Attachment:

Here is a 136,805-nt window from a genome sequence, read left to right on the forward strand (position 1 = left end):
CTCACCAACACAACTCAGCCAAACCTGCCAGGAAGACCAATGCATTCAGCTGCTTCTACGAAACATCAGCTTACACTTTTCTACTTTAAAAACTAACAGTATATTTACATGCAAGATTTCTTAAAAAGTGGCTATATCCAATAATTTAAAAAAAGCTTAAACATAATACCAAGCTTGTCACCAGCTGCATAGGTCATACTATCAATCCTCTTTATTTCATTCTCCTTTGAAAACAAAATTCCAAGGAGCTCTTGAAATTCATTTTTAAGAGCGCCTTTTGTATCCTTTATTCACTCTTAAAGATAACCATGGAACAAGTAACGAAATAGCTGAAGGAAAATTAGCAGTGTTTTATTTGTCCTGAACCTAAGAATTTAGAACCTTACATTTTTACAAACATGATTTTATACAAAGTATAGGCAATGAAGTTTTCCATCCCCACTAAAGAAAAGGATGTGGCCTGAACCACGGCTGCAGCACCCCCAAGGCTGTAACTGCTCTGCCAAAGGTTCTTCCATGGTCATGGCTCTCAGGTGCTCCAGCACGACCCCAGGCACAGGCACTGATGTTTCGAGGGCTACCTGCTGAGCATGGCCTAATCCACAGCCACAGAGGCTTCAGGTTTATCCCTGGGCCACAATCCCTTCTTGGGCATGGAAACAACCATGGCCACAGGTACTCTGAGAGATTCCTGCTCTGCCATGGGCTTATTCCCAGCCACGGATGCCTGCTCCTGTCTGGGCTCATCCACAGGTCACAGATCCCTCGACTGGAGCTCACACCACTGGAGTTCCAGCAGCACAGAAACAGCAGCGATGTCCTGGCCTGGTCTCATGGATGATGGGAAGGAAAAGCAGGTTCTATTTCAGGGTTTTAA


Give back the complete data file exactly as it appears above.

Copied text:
Here is a 136,805-nt window from a genome sequence, read left to right on the forward strand (position 1 = left end):
CTCACCAACACAACTCAGCCAAACCTGCCAGGAAGACCAATGCATTCAGCTGCTTCTACGAAACATCAGCTTACACTTTTCTACTTTAAAAACTAACAGTATATTTACATGCAAGATTTCTTAAAAAGTGGCTATATCCAATAATTTAAAAAAAGCTTAAACATAATACCAAGCTTGTCACCAGCTGCATAGGTCATACTATCAATCCTCTTTATTTCATTCTCCTTTGAAAACAAAATTCCAAGGAGCTCTTGAAATTCATTTTTAAGAGCGCCTTTTGTATCCTTTATTCACTCTTAAAGATAACCATGGAACAAGTAACGAAATAGCTGAAGGAAAATTAGCAGTGTTTTATTTGTCCTGAACCTAAGAATTTAGAACCTTACATTTTTACAAACATGATTTTATACAAAGTATAGGCAATGAAGTTTTCCATCCCCACTAAAGAAAAGGATGTGGCCTGAACCACGGCTGCAGCACCCCCAAGGCTGTAACTGCTCTGCCAAAGGTTCTTCCATGGTCATGGCTCTCAGGTGCTCCAGCACGACCCCAGGCACAGGCACTGATGTTTCGAGGGCTACCTGCTGAGCATGGCCTAATCCACAGCCACAGAGGCTTCAGGTTTATCCCTGGGCCACAATCCCTTCTTGGGCATGGAAACAACCATGGCCACAGGTACTCTGAGAGATTCCTGCTCTGCCATGGGCTTATTCCCAGCCACGGATGCCTGCTCCTGTCTGGGCTCATCCACAGGTCACAGATCCCTCGACTGGAGCTCACACCACTGGAGTTCCAGCAGCACAGAAACAGCAGCGATGTCCTGGCCTGGTCTCATGGATGATGGGAAGGAAAAGCAGGTTCTATTTCAGGGTTTTAA